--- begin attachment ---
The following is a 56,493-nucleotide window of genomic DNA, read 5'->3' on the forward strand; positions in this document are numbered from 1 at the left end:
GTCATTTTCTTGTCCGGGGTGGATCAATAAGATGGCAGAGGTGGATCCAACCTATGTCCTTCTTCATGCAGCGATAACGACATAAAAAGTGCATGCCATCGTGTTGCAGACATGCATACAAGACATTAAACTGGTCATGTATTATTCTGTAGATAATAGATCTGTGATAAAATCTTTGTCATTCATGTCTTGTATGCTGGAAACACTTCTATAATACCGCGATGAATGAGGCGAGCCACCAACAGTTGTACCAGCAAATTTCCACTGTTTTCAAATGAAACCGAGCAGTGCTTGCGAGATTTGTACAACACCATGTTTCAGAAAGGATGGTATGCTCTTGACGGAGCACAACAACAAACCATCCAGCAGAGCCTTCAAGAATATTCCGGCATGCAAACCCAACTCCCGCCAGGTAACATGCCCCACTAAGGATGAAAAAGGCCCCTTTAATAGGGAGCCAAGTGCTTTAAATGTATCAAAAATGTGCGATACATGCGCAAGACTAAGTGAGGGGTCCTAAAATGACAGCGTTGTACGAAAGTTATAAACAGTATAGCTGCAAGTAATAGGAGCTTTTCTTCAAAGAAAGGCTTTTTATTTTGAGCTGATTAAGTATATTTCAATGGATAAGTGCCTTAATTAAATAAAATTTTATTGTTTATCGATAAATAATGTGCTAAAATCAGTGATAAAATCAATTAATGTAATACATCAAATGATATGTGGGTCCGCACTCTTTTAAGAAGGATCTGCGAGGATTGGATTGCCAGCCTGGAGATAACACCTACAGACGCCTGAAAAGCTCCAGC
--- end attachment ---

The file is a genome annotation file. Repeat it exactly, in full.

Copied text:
The following is a 56,493-nucleotide window of genomic DNA, read 5'->3' on the forward strand; positions in this document are numbered from 1 at the left end:
GTCATTTTCTTGTCCGGGGTGGATCAATAAGATGGCAGAGGTGGATCCAACCTATGTCCTTCTTCATGCAGCGATAACGACATAAAAAGTGCATGCCATCGTGTTGCAGACATGCATACAAGACATTAAACTGGTCATGTATTATTCTGTAGATAATAGATCTGTGATAAAATCTTTGTCATTCATGTCTTGTATGCTGGAAACACTTCTATAATACCGCGATGAATGAGGCGAGCCACCAACAGTTGTACCAGCAAATTTCCACTGTTTTCAAATGAAACCGAGCAGTGCTTGCGAGATTTGTACAACACCATGTTTCAGAAAGGATGGTATGCTCTTGACGGAGCACAACAACAAACCATCCAGCAGAGCCTTCAAGAATATTCCGGCATGCAAACCCAACTCCCGCCAGGTAACATGCCCCACTAAGGATGAAAAAGGCCCCTTTAATAGGGAGCCAAGTGCTTTAAATGTATCAAAAATGTGCGATACATGCGCAAGACTAAGTGAGGGGTCCTAAAATGACAGCGTTGTACGAAAGTTATAAACAGTATAGCTGCAAGTAATAGGAGCTTTTCTTCAAAGAAAGGCTTTTTATTTTGAGCTGATTAAGTATATTTCAATGGATAAGTGCCTTAATTAAATAAAATTTTATTGTTTATCGATAAATAATGTGCTAAAATCAGTGATAAAATCAATTAATGTAATACATCAAATGATATGTGGGTCCGCACTCTTTTAAGAAGGATCTGCGAGGATTGGATTGCCAGCCTGGAGATAACACCTACAGACGCCTGAAAAGCTCCAGC